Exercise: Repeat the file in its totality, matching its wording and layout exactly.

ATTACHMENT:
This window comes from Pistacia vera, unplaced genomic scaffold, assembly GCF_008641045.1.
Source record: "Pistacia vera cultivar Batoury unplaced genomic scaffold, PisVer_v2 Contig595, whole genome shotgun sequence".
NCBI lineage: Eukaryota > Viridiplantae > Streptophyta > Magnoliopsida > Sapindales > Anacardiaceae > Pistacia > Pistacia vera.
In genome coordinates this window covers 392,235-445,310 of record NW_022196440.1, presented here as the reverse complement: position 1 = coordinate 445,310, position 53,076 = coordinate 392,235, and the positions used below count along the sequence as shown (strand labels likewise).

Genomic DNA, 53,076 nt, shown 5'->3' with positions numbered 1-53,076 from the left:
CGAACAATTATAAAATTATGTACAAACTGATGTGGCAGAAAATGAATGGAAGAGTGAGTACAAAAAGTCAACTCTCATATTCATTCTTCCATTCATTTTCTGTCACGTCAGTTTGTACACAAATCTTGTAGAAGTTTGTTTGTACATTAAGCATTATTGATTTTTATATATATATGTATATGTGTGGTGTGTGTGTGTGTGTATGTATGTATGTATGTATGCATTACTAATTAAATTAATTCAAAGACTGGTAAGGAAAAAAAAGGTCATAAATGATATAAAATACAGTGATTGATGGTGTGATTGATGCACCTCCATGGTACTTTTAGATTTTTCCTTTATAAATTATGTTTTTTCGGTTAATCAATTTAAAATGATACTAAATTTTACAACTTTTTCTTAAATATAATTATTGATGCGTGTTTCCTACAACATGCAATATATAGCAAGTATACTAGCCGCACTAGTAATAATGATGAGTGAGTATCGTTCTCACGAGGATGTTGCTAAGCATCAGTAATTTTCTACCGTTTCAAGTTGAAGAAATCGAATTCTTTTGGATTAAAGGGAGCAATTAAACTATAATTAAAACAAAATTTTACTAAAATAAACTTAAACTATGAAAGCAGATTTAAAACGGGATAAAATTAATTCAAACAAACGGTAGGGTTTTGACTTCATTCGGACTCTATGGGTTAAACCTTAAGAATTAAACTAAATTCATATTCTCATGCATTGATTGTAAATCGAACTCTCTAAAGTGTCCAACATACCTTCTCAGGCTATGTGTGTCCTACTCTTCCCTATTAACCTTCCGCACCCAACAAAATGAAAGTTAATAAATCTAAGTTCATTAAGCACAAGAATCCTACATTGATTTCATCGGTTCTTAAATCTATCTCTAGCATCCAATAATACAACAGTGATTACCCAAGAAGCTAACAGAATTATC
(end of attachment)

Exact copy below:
This window comes from Pistacia vera, unplaced genomic scaffold, assembly GCF_008641045.1.
Source record: "Pistacia vera cultivar Batoury unplaced genomic scaffold, PisVer_v2 Contig595, whole genome shotgun sequence".
NCBI lineage: Eukaryota > Viridiplantae > Streptophyta > Magnoliopsida > Sapindales > Anacardiaceae > Pistacia > Pistacia vera.
In genome coordinates this window covers 392,235-445,310 of record NW_022196440.1, presented here as the reverse complement: position 1 = coordinate 445,310, position 53,076 = coordinate 392,235, and the positions used below count along the sequence as shown (strand labels likewise).

Genomic DNA, 53,076 nt, shown 5'->3' with positions numbered 1-53,076 from the left:
CGAACAATTATAAAATTATGTACAAACTGATGTGGCAGAAAATGAATGGAAGAGTGAGTACAAAAAGTCAACTCTCATATTCATTCTTCCATTCATTTTCTGTCACGTCAGTTTGTACACAAATCTTGTAGAAGTTTGTTTGTACATTAAGCATTATTGATTTTTATATATATATGTATATGTGTGGTGTGTGTGTGTGTGTATGTATGTATGTATGTATGCATTACTAATTAAATTAATTCAAAGACTGGTAAGGAAAAAAAAGGTCATAAATGATATAAAATACAGTGATTGATGGTGTGATTGATGCACCTCCATGGTACTTTTAGATTTTTCCTTTATAAATTATGTTTTTTCGGTTAATCAATTTAAAATGATACTAAATTTTACAACTTTTTCTTAAATATAATTATTGATGCGTGTTTCCTACAACATGCAATATATAGCAAGTATACTAGCCGCACTAGTAATAATGATGAGTGAGTATCGTTCTCACGAGGATGTTGCTAAGCATCAGTAATTTTCTACCGTTTCAAGTTGAAGAAATCGAATTCTTTTGGATTAAAGGGAGCAATTAAACTATAATTAAAACAAAATTTTACTAAAATAAACTTAAACTATGAAAGCAGATTTAAAACGGGATAAAATTAATTCAAACAAACGGTAGGGTTTTGACTTCATTCGGACTCTATGGGTTAAACCTTAAGAATTAAACTAAATTCATATTCTCATGCATTGATTGTAAATCGAACTCTCTAAAGTGTCCAACATACCTTCTCAGGCTATGTGTGTCCTACTCTTCCCTATTAACCTTCCGCACCCAACAAAATGAAAGTTAATAAATCTAAGTTCATTAAGCACAAGAATCCTACATTGATTTCATCGGTTCTTAAATCTATCTCTAGCATCCAATAATACAACAGTGATTACCCAAGAAGCTAACAGAATTATC